Greece is forced to make greater efforts: on 3 October, following the announcement that the decision to authorise a further €8 billion bail-out payment (initially scheduled for 13 October) will now be postponed, the members of Eurogroup told Athens that it will have to make budget cuts in 2013 and 2014, which are deeper than the ones recently announced for 2011 and 2012. This is "the fatal bullet" headlines Athens daily Eleftherotypia, which criticises the ever increasing burden imposed on Greece by its creditors: "A bullet calibrated to destroy wages, pensions, the welfare state, jobs and social entitlements."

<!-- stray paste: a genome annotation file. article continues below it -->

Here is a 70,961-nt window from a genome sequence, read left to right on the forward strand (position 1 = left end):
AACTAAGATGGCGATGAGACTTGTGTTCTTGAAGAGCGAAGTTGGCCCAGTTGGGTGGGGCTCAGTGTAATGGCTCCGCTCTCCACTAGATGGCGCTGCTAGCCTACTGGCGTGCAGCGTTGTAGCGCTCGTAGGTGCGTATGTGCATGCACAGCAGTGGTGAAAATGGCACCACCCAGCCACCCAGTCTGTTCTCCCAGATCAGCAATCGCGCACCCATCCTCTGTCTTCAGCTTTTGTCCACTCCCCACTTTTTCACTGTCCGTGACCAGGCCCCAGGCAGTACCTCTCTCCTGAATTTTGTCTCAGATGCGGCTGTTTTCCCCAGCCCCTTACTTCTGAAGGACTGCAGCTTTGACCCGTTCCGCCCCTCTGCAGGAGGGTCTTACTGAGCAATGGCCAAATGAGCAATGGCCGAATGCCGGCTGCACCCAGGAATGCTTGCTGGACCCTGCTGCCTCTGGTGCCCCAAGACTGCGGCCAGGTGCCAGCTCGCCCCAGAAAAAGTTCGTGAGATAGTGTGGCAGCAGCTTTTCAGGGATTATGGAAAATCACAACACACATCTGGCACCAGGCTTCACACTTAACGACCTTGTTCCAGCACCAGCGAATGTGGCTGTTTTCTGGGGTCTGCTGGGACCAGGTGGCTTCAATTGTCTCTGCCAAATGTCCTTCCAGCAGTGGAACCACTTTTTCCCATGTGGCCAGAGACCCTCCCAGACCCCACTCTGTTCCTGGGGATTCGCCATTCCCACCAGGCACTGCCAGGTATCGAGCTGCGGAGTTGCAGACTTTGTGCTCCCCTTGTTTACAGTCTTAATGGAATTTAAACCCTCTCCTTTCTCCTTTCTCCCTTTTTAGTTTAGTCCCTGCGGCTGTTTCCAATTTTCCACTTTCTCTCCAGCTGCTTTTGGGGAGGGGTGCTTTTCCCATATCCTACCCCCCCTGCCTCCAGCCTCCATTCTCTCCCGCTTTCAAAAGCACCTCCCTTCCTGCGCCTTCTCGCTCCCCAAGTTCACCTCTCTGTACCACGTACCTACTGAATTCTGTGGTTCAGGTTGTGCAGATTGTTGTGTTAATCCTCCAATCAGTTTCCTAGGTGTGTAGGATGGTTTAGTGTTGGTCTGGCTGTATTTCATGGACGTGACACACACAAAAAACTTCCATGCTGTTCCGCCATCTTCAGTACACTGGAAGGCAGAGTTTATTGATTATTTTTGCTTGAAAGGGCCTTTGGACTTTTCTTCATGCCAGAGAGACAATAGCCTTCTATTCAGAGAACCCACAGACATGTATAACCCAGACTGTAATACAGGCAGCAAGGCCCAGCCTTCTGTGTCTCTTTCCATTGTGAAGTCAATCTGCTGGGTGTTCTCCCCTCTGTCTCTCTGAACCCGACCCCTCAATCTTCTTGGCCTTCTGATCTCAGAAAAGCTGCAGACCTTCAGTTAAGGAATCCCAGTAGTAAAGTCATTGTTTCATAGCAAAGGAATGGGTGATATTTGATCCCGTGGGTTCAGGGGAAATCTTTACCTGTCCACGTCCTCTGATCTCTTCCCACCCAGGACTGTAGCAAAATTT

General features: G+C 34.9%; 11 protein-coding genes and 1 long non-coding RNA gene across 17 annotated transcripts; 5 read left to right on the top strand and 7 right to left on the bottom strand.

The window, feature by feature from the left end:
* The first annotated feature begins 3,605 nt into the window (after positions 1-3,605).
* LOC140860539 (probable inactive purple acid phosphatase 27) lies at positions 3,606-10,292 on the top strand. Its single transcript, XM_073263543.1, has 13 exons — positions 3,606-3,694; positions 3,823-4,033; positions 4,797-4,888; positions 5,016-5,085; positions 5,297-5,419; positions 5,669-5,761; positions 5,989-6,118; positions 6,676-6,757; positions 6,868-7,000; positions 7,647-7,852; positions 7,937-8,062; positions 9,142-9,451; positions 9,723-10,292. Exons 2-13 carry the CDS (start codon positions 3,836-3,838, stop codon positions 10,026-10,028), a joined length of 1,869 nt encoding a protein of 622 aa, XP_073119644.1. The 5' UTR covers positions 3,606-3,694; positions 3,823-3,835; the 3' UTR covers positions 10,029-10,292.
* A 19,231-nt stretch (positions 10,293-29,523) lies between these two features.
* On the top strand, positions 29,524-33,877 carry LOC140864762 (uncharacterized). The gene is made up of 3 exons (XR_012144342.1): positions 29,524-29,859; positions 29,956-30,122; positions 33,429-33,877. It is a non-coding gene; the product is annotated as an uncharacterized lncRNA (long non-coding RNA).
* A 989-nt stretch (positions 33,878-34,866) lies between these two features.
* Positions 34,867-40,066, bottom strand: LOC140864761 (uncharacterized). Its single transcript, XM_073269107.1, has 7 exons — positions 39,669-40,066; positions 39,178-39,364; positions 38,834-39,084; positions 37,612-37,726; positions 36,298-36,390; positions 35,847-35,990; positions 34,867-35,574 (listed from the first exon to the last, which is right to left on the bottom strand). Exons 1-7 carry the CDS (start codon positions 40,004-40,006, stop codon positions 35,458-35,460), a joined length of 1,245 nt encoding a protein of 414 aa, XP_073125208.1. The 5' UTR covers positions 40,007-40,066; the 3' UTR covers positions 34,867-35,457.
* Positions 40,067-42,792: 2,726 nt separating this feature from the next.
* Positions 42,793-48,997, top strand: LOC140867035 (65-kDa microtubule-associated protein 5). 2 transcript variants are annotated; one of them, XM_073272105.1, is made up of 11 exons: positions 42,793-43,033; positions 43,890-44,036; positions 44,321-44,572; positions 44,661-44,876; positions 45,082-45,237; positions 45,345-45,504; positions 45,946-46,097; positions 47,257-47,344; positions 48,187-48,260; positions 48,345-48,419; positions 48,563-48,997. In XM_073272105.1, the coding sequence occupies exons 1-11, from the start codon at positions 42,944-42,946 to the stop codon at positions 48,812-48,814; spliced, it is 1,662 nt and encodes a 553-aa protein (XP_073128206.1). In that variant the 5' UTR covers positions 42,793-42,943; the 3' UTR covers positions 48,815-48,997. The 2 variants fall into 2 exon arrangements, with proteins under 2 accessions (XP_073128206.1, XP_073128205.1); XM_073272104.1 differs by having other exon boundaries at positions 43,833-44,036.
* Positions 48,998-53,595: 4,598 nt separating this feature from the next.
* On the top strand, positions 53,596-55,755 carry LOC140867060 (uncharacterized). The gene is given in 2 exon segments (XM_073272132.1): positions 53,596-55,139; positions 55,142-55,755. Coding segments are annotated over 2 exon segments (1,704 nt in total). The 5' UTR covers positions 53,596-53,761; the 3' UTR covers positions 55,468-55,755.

In rival daily To Vima, columnist Antonis Karakousis, deplores the game played by "European Sorcerer’s apprentices," which has failed to produce a definite result: "no matter what anyone says, and notwithstanding any announcement or decision made by Europe or the troika, the solution to the Greek problem remains uncertain. That is the whole problem. Private sector participation in the new loan has yet to be validated by the banks, which have issued some positive signals. But will they accept to once again in vest in Greece? Neither Germany, nor the markets, has the solution, and the risk is that the Greek people will continue to be bled dry by an austerity whose effectiveness is debatable."